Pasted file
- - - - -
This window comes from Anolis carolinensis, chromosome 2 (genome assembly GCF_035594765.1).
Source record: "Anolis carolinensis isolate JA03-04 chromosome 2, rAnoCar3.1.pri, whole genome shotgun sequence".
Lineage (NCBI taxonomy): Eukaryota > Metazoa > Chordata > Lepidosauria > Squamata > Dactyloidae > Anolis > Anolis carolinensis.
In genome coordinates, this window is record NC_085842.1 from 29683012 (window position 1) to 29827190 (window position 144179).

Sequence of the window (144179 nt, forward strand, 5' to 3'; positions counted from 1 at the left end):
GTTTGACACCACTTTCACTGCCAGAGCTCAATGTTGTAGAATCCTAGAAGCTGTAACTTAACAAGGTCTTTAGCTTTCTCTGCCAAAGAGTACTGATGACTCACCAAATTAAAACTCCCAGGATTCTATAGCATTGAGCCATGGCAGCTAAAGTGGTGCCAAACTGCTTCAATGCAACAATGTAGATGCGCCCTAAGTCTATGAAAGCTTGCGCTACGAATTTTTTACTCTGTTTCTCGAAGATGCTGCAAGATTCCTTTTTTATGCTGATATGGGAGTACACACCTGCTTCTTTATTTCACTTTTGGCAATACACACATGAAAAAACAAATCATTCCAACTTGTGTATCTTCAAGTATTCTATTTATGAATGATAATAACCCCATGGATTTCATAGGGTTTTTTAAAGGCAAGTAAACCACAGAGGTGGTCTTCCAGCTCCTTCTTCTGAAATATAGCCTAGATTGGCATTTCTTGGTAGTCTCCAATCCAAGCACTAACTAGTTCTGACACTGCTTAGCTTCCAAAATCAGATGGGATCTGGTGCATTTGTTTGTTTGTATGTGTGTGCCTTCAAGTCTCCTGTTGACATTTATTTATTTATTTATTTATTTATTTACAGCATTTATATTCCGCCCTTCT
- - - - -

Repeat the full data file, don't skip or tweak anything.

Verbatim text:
This window comes from Anolis carolinensis, chromosome 2 (genome assembly GCF_035594765.1).
Source record: "Anolis carolinensis isolate JA03-04 chromosome 2, rAnoCar3.1.pri, whole genome shotgun sequence".
Lineage (NCBI taxonomy): Eukaryota > Metazoa > Chordata > Lepidosauria > Squamata > Dactyloidae > Anolis > Anolis carolinensis.
In genome coordinates, this window is record NC_085842.1 from 29683012 (window position 1) to 29827190 (window position 144179).

Sequence of the window (144179 nt, forward strand, 5' to 3'; positions counted from 1 at the left end):
GTTTGACACCACTTTCACTGCCAGAGCTCAATGTTGTAGAATCCTAGAAGCTGTAACTTAACAAGGTCTTTAGCTTTCTCTGCCAAAGAGTACTGATGACTCACCAAATTAAAACTCCCAGGATTCTATAGCATTGAGCCATGGCAGCTAAAGTGGTGCCAAACTGCTTCAATGCAACAATGTAGATGCGCCCTAAGTCTATGAAAGCTTGCGCTACGAATTTTTTACTCTGTTTCTCGAAGATGCTGCAAGATTCCTTTTTTATGCTGATATGGGAGTACACACCTGCTTCTTTATTTCACTTTTGGCAATACACACATGAAAAAACAAATCATTCCAACTTGTGTATCTTCAAGTATTCTATTTATGAATGATAATAACCCCATGGATTTCATAGGGTTTTTTAAAGGCAAGTAAACCACAGAGGTGGTCTTCCAGCTCCTTCTTCTGAAATATAGCCTAGATTGGCATTTCTTGGTAGTCTCCAATCCAAGCACTAACTAGTTCTGACACTGCTTAGCTTCCAAAATCAGATGGGATCTGGTGCATTTGTTTGTTTGTATGTGTGTGCCTTCAAGTCTCCTGTTGACATTTATTTATTTATTTATTTATTTATTTACAGCATTTATATTCCGCCCTTCT